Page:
Exploring European media policy in the making, Ibrus and Rohn’s paper centres on the traditional media industry and the evolution of the European Union’s Audiovisual Media Services Directive (AVMSD). Ibrus and Rohn demonstrate how defining what a media company is and how production and distribution are understood, becomes crucial for effective regulation, especially when seeking to legislate for diverse new services and platforms in the media industries. In their paper, the authors explore the implications of including online video sharing platforms in the proposed AVMSD. Video sharing platforms, and in particular YouTube increasingly operate like broadcasters and distributors, with multiple channels and premium ad-free subscription options (such as YouTube Red). Yet, where VOD services like Netflix and Amazon Prime are included in the legalisation by the AVMSD, video sharing platforms are currently not regulated by the AVMSD but fall under the eCommerce Directive.4Ibrus and Rohn argue that further inclusion of transnational sharing platforms like YouTube in the newly proposed AVMSD (proposed on 25 May 2016) would undermine the AVMSD legislative power. The pooled, aggregated offer of user-generated content on services like YouTube challenges traditional and existing broadcast regulation, precisely because it is user-generated, crowdsourced and shared. Including these platforms in the Directive effectively undermines the protection of European production and content quotas - the very quotas that the new AVMSD directive is set out to safeguard.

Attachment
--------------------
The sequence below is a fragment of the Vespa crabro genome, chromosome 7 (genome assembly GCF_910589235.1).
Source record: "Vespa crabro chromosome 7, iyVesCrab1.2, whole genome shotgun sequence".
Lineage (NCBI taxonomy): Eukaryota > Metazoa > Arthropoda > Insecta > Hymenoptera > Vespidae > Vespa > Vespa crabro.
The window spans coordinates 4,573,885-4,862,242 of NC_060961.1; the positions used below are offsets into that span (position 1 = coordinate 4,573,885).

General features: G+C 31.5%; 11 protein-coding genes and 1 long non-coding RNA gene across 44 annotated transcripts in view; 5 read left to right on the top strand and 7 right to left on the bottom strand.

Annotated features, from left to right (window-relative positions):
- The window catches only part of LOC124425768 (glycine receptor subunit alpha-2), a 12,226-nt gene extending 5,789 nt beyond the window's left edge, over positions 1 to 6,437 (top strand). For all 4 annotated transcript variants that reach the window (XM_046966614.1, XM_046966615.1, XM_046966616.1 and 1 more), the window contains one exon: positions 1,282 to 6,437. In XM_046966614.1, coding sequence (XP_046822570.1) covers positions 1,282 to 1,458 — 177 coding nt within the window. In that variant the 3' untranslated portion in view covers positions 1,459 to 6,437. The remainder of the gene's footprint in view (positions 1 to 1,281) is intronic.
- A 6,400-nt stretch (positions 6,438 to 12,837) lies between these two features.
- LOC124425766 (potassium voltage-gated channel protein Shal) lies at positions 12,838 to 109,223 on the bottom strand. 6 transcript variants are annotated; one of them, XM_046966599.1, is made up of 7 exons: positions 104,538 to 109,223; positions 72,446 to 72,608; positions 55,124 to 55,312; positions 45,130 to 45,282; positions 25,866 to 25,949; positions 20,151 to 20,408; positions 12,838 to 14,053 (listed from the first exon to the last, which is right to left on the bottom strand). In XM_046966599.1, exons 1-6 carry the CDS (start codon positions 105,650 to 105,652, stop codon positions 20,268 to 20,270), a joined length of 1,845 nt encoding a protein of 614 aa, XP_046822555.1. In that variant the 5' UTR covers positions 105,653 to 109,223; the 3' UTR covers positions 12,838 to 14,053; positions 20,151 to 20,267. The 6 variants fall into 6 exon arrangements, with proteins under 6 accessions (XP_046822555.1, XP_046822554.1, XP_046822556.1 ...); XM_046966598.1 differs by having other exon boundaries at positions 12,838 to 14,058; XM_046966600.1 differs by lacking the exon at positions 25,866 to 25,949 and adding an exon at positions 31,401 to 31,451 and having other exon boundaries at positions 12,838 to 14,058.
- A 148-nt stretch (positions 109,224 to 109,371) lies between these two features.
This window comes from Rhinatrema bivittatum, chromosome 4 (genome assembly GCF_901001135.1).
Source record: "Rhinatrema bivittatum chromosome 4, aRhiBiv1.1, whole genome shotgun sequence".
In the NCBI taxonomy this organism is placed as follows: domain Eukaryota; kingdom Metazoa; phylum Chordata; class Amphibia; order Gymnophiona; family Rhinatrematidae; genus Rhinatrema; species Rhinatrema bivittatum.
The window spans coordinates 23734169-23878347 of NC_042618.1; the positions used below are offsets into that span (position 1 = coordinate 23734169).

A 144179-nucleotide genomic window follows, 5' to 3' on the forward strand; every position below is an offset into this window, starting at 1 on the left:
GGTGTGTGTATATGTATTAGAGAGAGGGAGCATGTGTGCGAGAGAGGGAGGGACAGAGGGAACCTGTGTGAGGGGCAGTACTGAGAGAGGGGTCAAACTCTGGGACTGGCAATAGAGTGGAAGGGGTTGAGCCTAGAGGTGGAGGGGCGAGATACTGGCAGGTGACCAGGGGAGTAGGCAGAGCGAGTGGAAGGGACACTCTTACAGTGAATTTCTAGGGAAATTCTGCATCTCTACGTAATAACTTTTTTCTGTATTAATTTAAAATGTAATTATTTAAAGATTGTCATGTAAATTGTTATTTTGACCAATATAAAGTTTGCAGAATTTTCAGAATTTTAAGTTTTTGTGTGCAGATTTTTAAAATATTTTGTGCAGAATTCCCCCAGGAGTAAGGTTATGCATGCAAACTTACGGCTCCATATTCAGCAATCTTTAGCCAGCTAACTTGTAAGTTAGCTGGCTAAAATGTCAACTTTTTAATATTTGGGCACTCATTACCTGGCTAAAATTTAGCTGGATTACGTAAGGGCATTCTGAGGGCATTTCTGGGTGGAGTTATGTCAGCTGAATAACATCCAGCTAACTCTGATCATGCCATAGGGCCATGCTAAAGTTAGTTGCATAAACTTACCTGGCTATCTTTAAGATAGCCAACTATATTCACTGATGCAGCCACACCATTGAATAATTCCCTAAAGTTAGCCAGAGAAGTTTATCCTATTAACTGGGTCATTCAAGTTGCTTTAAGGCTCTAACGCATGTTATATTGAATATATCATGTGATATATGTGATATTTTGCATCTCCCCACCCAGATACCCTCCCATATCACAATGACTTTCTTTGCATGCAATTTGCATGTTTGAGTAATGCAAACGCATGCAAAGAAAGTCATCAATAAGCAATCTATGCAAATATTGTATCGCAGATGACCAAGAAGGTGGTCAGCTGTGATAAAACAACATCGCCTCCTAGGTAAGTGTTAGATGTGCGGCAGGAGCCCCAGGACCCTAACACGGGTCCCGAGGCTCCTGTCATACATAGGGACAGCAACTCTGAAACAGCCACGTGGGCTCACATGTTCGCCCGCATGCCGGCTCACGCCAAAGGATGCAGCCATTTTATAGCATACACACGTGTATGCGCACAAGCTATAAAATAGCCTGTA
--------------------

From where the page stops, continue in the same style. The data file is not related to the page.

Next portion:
Conclusions

By 2025 the sharing economy is expected to generate 335 billion USD in global revenue according to PricewaterhouseCoopers estimates.5 It will permeate a wide and diverse range of service industries and sectors, from finance, transport, accommodation, media, and secretarial services to creative production and software.

This will impact the composition and constitution of new and established industries, the production of goods and services, the conditions of workers and the customers and users. Consequently it affects policy on all these levels. The collection of papers in this issue of Internet Policy Review explore some of the main policy implications, shortcomings and needs in this multifaceted, complex and evolving landscape. The sharing economy is a growing area of productivity, innovation and industry, but maybe also a growing concern. In all the papers in this issue the authors note the dissonance between the connotations and ideals of ‘sharing’ and the ways these practices play out in a market context where the emphasis is very much on ‘economy’.

As a consequence, approaches to studying the sharing economy will need to take account of social as well as economic aspects. The mutuality implied by shared membership in aggregated platforms invites sociological precision. What are the personal motivations, group dynamics, and social norms that govern membership and breathe life into these markets? Importantly, how are the costs and benefits of mutuality shared between members and platform operators? Economic questions concern not only the effects of sharing economy practices for established industries and society as a whole (these will continue to be important). We also need to better understand the economic relations between participants in different configurations of the sharing economy and competitive dynamics between platform service providers and new entrants.